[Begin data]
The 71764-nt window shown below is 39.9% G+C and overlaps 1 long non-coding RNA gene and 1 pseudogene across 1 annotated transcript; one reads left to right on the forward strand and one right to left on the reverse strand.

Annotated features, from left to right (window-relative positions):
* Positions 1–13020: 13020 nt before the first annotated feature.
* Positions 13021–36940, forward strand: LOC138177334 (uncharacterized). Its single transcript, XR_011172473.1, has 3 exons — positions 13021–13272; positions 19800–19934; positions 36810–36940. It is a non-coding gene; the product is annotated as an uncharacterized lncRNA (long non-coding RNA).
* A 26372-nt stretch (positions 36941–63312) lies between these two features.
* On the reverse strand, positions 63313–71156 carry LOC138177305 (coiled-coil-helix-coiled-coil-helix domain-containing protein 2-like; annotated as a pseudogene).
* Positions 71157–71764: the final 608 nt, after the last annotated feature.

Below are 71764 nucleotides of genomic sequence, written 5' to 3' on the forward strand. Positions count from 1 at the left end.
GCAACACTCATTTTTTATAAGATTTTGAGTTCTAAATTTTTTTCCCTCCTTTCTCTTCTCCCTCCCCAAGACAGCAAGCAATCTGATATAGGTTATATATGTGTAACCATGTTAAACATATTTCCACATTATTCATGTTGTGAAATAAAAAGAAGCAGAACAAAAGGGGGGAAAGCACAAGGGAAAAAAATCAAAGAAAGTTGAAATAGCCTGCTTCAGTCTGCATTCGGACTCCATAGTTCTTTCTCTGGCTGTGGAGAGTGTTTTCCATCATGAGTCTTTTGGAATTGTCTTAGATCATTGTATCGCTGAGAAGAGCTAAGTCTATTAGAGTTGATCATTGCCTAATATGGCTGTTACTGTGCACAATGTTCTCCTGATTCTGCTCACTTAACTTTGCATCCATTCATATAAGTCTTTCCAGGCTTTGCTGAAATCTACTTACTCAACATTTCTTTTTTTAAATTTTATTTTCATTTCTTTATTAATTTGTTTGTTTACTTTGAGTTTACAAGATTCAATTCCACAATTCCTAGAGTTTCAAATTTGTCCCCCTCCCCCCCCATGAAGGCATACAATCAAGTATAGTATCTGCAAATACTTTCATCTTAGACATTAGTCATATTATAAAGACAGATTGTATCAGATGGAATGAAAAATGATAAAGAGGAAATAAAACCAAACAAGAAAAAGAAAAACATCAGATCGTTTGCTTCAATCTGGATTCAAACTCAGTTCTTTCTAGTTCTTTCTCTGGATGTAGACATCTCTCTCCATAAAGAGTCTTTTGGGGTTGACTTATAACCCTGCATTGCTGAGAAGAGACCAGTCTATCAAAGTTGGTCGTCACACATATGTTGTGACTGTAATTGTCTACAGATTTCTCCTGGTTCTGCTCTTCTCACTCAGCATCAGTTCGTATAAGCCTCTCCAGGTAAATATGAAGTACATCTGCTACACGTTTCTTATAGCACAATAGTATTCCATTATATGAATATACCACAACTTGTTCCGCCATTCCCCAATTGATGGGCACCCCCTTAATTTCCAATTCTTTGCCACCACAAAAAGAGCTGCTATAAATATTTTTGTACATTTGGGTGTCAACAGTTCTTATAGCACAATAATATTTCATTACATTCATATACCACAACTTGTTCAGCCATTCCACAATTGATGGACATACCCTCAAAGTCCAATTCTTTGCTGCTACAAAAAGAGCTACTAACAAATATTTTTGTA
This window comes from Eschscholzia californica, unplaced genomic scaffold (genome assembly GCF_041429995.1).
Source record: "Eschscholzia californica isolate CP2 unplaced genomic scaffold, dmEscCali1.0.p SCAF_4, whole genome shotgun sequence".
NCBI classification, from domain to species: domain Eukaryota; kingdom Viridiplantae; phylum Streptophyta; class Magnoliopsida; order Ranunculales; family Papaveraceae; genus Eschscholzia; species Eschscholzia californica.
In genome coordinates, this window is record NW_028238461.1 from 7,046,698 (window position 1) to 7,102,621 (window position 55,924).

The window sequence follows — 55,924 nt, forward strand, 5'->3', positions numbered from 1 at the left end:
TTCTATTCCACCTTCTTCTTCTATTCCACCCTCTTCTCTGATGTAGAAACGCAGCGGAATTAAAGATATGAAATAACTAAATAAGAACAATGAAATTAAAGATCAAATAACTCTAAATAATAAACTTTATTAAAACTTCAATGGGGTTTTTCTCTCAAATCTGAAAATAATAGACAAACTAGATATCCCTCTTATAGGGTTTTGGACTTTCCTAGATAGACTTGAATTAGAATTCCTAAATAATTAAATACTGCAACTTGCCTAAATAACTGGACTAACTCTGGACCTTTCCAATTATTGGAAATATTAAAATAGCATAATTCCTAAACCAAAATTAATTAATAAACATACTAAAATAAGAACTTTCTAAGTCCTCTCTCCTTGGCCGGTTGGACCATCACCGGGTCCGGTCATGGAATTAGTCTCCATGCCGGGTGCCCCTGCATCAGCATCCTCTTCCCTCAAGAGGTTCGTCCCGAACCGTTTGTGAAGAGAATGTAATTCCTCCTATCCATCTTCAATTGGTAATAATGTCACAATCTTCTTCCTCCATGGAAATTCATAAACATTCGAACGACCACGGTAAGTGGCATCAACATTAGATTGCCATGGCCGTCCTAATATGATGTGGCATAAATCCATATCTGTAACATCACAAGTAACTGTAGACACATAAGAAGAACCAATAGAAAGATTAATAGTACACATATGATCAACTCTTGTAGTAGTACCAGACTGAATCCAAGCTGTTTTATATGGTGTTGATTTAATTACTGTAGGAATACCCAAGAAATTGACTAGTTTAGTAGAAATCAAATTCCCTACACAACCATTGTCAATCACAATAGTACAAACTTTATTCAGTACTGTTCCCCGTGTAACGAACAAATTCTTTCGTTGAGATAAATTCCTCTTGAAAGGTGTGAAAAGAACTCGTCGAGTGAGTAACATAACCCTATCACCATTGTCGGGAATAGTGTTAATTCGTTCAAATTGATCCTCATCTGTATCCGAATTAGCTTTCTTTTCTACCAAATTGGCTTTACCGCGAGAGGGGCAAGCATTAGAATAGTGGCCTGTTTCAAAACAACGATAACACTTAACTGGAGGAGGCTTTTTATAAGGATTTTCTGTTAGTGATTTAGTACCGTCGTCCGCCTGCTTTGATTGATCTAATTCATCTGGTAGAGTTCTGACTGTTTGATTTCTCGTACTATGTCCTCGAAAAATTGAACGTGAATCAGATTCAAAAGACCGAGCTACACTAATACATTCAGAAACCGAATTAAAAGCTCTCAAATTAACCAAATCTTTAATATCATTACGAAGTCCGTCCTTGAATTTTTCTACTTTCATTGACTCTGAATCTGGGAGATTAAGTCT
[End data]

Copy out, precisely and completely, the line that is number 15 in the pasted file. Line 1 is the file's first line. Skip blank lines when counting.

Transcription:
TTCTATTCCACCTTCTTCTTCTATTCCACCCTCTTCTCTGATGTAGAAACGCAGCGGAATTAAAGATATGAAATAACTAAATAAGAACAATGAAATTAAAGATCAAATAACTCTAAATAATAAACTTTATTAAAACTTCAATGGGGTTTTTCTCTCAAATCTGAAAATAATAGACAAACTAGATATCCCTCTTATAGGGTTTTGGACTTTCCTAGATAGACTTGAATTAGAATTCCTAAATAATTAAATACTGCAACTTGCCTAAATAACTGGACTAACTCTGGACCTTTCCAATTATTGGAAATATTAAAATAGCATAATTCCTAAACCAAAATTAATTAATAAACATACTAAAATAAGAACTTTCTAAGTCCTCTCTCCTTGGCCGGTTGGACCATCACCGGGTCCGGTCATGGAATTAGTCTCCATGCCGGGTGCCCCTGCATCAGCATCCTCTTCCCTCAAGAGGTTCGTCCCGAACCGTTTGTGAAGAGAATGTAATTCCTCCTATCCATCTTCAATTGGTAATAATGTCACAATCTTCTTCCTCCATGGAAATTCATAAACATTCGAACGACCACGGTAAGTGGCATCAACATTAGATTGCCATGGCCGTCCTAATATGATGTGGCATAAATCCATATCTGTAACATCACAAGTAACTGTAGACACATAAGAAGAACCAATAGAAAGATTAATAGTACACATATGATCAACTCTTGTAGTAGTACCAGACTGAATCCAAGCTGTTTTATATGGTGTTGATTTAATTACTGTAGGAATACCCAAGAAATTGACTAGTTTAGTAGAAATCAAATTCCCTACACAACCATTGTCAATCACAATAGTACAAACTTTATTCAGTACTGTTCCCCGTGTAACGAACAAATTCTTTCGTTGAGATAAATTCCTCTTGAAAGGTGTGAAAAGAACTCGTCGAGTGAGTAACATAACCCTATCACCATTGTCGGGAATAGTGTTAATTCGTTCAAATTGATCCTCATCTGTATCCGAATTAGCTTTCTTTTCTACCAAATTGGCTTTACCGCGAGAGGGGCAAGCATTAGAATAGTGGCCTGTTTCAAAACAACGATAACACTTAACTGGAGGAGGCTTTTTATAAGGATTTTCTGTTAGTGATTTAGTACCGTCGTCCGCCTGCTTTGATTGATCTAATTCATCTGGTAGAGTTCTGACTGTTTGATTTCTCGTACTATGTCCTCGAAAAATTGAACGTGAATCAGATTCAAAAGACCGAGCTACACTAATACATTCAGAAACCGAATTAAAAGCTCTCAAATTAACCAAATCTTTAATATCATTACGAAGTCCGTCCTTGAATTTTTCTACTTTCATTGACTCTGAATCTGGGAGATTAAGTCT